Virgil T. McCroskey was born on October 5, 1876, in Rockville, Tennessee, the ninth of 10 children, eight boys and two girls, of Joshua Philander Theodore (1830-1910) and Mary Minerva McCroskey (d. 1891). Before his third birthday, the family migrated temporarily to Hollister, California, traveling by “emigrant train with all its horrors. There was no dining car, sleeping couch. Passengers had to provide their own food and prepare it on a big barrel-like stove in the end of the car ... Passengers had to bring bedding and sleep on hard board benches” (McCroskey interview). J. P. T. McCroskey went ahead to scout homesteading land in Whitman County, settling on a valley already known as Tennessee Flats. Mary and the children traveled by ship, then wagon, to join him.
Although starting out in a one-room cabin, the family eventually built a commodious farmhouse on their 640-acre farm at the foot of Steptoe Butte. This natural feature is a pyramid-shaped peak of Precambrian rock (including quartzite and granite) that existed long before the Columbia Plateau formed. The ancient butte rises above the undulating hills of the vast Palouse region of Eastern Washington. It was so named either by French fur traders, from the French word for “short thick grasslands” or from “Palus,” an Indian village along the Palouse River (Shore, 3). The McCroskey family was one of many who broke the native bunch grass sod to transform the rich Palouse soil into one of the world’s major wheat-producing regions. The prolific and influential McCroskeys soon attracted many of their Tennessee friends and neighbors to settle in the area.
Virgil received his first education at a country school near his home. Then his mother moved to Colfax with the younger children so they could attend school there, while the father worked the farm, a common pattern among frontier families. When the Washington Agricultural College at Pullman (later Washington State University) opened a preparatory academy in 1892, Virgil and his brother Milton enrolled and completed their high school education there. Virgil then pursued courses in pharmacy, then economics and history, receiving his degrees in 1898 and 1899.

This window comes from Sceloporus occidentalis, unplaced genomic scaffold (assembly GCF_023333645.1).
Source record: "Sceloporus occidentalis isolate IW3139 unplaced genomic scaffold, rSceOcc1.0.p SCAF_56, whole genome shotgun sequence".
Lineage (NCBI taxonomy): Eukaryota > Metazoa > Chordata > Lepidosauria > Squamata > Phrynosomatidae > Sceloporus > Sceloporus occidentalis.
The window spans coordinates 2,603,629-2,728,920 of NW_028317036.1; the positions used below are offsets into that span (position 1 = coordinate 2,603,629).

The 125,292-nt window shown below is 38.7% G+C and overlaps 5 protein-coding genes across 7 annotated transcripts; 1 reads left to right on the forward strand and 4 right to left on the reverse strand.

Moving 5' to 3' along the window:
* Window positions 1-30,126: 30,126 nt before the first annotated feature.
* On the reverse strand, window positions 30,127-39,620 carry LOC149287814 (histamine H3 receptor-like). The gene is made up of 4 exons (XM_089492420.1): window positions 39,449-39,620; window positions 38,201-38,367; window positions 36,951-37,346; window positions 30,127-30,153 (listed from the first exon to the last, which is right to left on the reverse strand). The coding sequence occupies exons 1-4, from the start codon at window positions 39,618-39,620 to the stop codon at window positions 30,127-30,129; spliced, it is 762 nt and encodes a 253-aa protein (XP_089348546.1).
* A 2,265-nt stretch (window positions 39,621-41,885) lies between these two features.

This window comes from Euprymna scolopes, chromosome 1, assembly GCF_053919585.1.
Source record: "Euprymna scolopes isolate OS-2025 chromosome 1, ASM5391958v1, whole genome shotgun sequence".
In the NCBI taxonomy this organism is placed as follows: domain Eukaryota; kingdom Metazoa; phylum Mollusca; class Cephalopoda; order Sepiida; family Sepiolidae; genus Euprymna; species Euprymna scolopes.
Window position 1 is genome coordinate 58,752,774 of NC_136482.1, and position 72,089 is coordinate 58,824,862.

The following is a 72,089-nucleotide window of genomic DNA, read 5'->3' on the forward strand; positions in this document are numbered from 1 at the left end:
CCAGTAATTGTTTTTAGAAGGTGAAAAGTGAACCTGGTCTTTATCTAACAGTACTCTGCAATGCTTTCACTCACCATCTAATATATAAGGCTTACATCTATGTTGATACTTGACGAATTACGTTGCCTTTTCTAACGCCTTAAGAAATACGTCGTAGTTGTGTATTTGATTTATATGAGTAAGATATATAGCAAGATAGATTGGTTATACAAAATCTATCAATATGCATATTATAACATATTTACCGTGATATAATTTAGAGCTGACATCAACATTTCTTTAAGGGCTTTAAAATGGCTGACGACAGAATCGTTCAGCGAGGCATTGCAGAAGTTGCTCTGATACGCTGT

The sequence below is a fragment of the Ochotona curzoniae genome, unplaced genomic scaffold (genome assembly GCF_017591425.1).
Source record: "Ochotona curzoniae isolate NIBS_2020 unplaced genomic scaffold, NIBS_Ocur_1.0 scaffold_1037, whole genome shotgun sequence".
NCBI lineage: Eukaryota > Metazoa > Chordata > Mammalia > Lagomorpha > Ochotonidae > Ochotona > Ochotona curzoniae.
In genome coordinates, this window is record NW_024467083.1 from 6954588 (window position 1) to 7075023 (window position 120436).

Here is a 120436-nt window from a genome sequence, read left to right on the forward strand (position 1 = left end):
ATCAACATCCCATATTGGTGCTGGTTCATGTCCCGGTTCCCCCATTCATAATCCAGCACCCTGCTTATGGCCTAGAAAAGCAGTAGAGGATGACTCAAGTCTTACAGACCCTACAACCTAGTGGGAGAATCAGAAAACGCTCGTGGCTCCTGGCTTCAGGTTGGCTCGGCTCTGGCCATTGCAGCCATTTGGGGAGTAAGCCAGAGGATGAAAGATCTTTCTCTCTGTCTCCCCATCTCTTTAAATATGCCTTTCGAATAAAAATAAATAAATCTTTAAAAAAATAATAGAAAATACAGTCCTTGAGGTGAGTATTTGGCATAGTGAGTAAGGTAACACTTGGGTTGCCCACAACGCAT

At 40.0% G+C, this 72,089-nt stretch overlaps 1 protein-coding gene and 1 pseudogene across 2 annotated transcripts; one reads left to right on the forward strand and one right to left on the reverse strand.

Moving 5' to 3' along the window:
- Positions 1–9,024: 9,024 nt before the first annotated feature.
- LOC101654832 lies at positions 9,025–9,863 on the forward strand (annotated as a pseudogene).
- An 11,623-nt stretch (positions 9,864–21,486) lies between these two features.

An older brother had instilled in Virgil a love of reading and, from an early age, he consumed the English classics. In college, instead of pursuing sports, for which he felt himself of too slight a build, he spent his spare time with literary works from the college library. Upon graduation, he became a pharmacist, spending most of his career in Colfax, where he owned the Elk Drug Store until 1920. McCroskey never married, but during the Colfax years, he raised two orphaned nieces and a nephew.
Traveling and Planting
When his father died in 1910, Virgil inherited the family property. In 1920, at the age of 44, he retired from full-time pharmacy to return to the farm, which he began transforming into a showplace of flowers, 60 varieties of trees, and a flock of peacocks. During the same period, he became a world traveler, exploring much of Asia, the South Sea Islands, and Mexico, bringing home more species of trees to enhance his arboretum.